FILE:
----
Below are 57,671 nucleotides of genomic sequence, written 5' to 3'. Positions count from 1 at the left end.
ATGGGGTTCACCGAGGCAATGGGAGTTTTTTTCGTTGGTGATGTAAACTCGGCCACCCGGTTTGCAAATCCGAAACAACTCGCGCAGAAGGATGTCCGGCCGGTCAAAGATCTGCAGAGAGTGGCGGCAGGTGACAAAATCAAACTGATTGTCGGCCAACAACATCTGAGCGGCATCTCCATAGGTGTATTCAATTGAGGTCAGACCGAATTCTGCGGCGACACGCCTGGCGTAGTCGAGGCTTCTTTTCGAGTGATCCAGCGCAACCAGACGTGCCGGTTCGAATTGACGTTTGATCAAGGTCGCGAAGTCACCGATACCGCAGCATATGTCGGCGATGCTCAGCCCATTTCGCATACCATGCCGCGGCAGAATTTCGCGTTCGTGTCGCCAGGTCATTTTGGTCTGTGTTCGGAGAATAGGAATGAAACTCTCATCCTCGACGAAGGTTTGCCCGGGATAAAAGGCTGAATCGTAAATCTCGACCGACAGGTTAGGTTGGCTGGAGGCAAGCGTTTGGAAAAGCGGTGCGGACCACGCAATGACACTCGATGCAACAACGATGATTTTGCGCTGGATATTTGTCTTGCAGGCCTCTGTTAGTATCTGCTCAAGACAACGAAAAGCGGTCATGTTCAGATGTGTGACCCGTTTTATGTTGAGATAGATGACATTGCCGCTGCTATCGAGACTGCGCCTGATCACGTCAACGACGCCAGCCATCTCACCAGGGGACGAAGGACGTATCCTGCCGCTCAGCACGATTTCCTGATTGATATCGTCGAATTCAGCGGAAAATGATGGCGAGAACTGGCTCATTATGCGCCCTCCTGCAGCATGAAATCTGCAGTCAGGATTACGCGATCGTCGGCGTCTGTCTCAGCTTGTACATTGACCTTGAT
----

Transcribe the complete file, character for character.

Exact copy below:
Below are 57,671 nucleotides of genomic sequence, written 5' to 3'. Positions count from 1 at the left end.
ATGGGGTTCACCGAGGCAATGGGAGTTTTTTTCGTTGGTGATGTAAACTCGGCCACCCGGTTTGCAAATCCGAAACAACTCGCGCAGAAGGATGTCCGGCCGGTCAAAGATCTGCAGAGAGTGGCGGCAGGTGACAAAATCAAACTGATTGTCGGCCAACAACATCTGAGCGGCATCTCCATAGGTGTATTCAATTGAGGTCAGACCGAATTCTGCGGCGACACGCCTGGCGTAGTCGAGGCTTCTTTTCGAGTGATCCAGCGCAACCAGACGTGCCGGTTCGAATTGACGTTTGATCAAGGTCGCGAAGTCACCGATACCGCAGCATATGTCGGCGATGCTCAGCCCATTTCGCATACCATGCCGCGGCAGAATTTCGCGTTCGTGTCGCCAGGTCATTTTGGTCTGTGTTCGGAGAATAGGAATGAAACTCTCATCCTCGACGAAGGTTTGCCCGGGATAAAAGGCTGAATCGTAAATCTCGACCGACAGGTTAGGTTGGCTGGAGGCAAGCGTTTGGAAAAGCGGTGCGGACCACGCAATGACACTCGATGCAACAACGATGATTTTGCGCTGGATATTTGTCTTGCAGGCCTCTGTTAGTATCTGCTCAAGACAACGAAAAGCGGTCATGTTCAGATGTGTGACCCGTTTTATGTTGAGATAGATGACATTGCCGCTGCTATCGAGACTGCGCCTGATCACGTCAACGACGCCAGCCATCTCACCAGGGGACGAAGGACGTATCCTGCCGCTCAGCACGATTTCCTGATTGATATCGTCGAATTCAGCGGAAAATGATGGCGAGAACTGGCTCATTATGCGCCCTCCTGCAGCATGAAATCTGCAGTCAGGATTACGCGATCGTCGGCGTCTGTCTCAGCTTGTACATTGACCTTGAT